• @AlexConstantin Discouraging devs from giving the training isn't the same as walling off devs from users. Devs need contact with users to be effective. In my experience, the devs understand the software, but they don't often have the expertise in training techniques or enough depth in the domain to address things that come up in training sessions. Plus, devs are often much more expensive than support staff who give training, so it could be more cost-effective to hire someone specifically to give training to new users or refresher training to existing users than taking developer time for that.
    – Thomas Owens
    Apr 28 at 9:14
  • @ThomasOwens Correct -- I didn't say it was the same thing. Walling off devs would be overdoing it, as would not caring about documentation/training because "it's the support team's job". Apr 28 at 9:59
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In short

In general, do not include end-user training in the backlog, but handle it as an off-project duty which makes the team member unavailable whenever trainings are scheduled. This allows the team to know that it doesn't operate at full capacity and act accordingly, without corrupting the backlog or creating unnecessary tensions.

Some more details

What does Scrum say?

Scrum aims to develop a product with a small team. Nothing is said about what's in the product:

  • Does training belong to the product to be delivered ? It then belongs to the product backlog and definition of done (e.g. training key users involved in the project).
  • Or is the training a separate product to be prepared by another team?
  • By the way, is it about training content (course design, training materials, ...) or training delivery (actually telling concrete users how it works)?

Who's responsible?

Accordingly the responsibility depends completely on the project context. But in general:

  • Performing training requires different skills, that are not always available in the team. Training does not belong by default to the product IMHO;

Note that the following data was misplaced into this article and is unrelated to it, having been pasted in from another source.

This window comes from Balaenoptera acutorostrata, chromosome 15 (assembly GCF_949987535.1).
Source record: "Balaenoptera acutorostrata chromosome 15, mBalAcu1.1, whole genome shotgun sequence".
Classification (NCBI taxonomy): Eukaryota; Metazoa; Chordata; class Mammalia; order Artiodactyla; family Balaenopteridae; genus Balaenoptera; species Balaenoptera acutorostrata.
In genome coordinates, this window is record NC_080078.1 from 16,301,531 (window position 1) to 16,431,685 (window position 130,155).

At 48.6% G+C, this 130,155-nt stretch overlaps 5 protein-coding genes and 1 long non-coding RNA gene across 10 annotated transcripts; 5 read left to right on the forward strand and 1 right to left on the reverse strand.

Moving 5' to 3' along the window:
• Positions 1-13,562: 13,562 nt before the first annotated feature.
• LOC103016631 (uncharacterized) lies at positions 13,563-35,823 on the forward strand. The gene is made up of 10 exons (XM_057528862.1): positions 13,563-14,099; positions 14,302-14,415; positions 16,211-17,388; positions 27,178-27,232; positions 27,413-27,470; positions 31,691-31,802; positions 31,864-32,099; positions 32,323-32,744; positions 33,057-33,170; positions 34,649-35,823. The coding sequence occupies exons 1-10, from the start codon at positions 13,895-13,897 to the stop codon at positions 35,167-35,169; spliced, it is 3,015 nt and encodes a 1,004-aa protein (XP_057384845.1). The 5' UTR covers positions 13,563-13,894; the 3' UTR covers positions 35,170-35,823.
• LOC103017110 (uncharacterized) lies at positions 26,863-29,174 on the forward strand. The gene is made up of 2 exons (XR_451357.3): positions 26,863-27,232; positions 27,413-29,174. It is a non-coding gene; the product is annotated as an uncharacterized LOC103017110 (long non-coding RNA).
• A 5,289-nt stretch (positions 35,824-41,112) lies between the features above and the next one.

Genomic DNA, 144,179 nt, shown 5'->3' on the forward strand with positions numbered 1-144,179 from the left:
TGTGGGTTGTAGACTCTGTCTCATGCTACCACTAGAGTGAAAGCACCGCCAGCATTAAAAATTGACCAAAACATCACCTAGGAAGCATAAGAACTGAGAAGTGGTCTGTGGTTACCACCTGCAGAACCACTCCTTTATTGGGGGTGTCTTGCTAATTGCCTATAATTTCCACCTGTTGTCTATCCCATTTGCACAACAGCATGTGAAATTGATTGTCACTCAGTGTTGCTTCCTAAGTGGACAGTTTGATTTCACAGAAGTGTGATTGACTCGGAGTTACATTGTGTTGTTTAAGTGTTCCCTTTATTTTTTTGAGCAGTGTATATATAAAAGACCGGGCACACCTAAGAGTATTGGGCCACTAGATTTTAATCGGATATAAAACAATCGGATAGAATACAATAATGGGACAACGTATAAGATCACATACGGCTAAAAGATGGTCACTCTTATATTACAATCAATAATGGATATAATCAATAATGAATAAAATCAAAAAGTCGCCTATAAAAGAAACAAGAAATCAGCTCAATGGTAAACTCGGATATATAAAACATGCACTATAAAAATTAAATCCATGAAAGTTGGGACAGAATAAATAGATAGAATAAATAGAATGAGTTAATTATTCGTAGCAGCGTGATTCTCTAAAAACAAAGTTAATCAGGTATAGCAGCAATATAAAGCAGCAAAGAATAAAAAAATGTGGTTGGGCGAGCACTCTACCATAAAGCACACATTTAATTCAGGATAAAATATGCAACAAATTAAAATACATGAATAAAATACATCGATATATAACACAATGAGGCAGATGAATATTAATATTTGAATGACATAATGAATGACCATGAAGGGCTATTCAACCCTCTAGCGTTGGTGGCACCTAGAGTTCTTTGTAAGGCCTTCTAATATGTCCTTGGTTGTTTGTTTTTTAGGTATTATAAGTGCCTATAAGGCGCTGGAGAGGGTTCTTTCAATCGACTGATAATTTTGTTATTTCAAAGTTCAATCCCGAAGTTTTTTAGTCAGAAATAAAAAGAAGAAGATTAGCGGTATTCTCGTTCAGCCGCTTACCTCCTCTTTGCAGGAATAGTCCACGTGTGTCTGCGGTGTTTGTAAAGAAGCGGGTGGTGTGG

• Training often has a different pace of delivery (e.g. new users may arrive and have to be trained, independently of the features being developed), and obeys a different packaging (e.g. feature by feature vs role based training);
  • Training can be performed by gifted individuals who are by coincidence also team members. But this does not mean that it's part of the software product development. My short answer assumes you're in that case.

If you're looking for a volunteer, keep in mind that user trainings are best carried out by a trainer. If you have no trainer in the team, and if the customer can't provide a trainer who'd learn from the team, then you should consider the amigo who has the best understanding of what the user expects and how the feature addresses these expectations. It could be the tester who uses the system and simulate user activitiy. Or ic could be a developer or the product owner, depending on who uses to to discuss the user-stories with the real users and hence best understands how the features are mapped to the user's expectations.

Why not let the software help to train the user?

When I started software development 40 years ago, my father gave me two advices: 1) The software should be self-explanatory so that the user can learn on the job; 2) Software should be monkey-proof and work without failing whatever the user does wrong, patiently giving instructions whenever necessary.

The two features enable self-learning. And they belong to the product. Meanwhile, industry set the bar higher, with gamification of serious business software to teach the user new knowledge by facilitating self-discovery like in games.

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  • Thank you Christophe. To be precise, my question is more about the training delivery. I agree with Thomas that the creation of training material could fit well into the sprint resp. the definition of done. I'm amazed to see that the advices from your father are 40 years old. We are using software that is 20 years old and it does not even come close to meeting these criteria 😃 Mar 7 at 17:09